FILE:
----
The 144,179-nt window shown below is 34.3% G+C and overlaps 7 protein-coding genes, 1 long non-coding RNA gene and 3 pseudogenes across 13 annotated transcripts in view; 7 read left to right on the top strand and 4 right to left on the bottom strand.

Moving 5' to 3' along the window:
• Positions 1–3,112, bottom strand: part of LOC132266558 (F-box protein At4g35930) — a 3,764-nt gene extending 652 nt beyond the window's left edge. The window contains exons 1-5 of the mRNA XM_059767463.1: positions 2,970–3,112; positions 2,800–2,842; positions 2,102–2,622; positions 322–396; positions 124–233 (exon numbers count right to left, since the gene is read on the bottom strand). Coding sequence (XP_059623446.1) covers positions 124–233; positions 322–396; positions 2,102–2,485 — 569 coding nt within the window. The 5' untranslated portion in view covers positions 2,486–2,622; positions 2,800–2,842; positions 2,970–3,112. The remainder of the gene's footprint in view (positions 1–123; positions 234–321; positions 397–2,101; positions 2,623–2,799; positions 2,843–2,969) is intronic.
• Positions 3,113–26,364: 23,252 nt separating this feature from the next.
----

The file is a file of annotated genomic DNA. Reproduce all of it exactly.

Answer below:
The 144,179-nt window shown below is 34.3% G+C and overlaps 7 protein-coding genes, 1 long non-coding RNA gene and 3 pseudogenes across 13 annotated transcripts in view; 7 read left to right on the top strand and 4 right to left on the bottom strand.

Moving 5' to 3' along the window:
• Positions 1–3,112, bottom strand: part of LOC132266558 (F-box protein At4g35930) — a 3,764-nt gene extending 652 nt beyond the window's left edge. The window contains exons 1-5 of the mRNA XM_059767463.1: positions 2,970–3,112; positions 2,800–2,842; positions 2,102–2,622; positions 322–396; positions 124–233 (exon numbers count right to left, since the gene is read on the bottom strand). Coding sequence (XP_059623446.1) covers positions 124–233; positions 322–396; positions 2,102–2,485 — 569 coding nt within the window. The 5' untranslated portion in view covers positions 2,486–2,622; positions 2,800–2,842; positions 2,970–3,112. The remainder of the gene's footprint in view (positions 1–123; positions 234–321; positions 397–2,101; positions 2,623–2,799; positions 2,843–2,969) is intronic.
• Positions 3,113–26,364: 23,252 nt separating this feature from the next.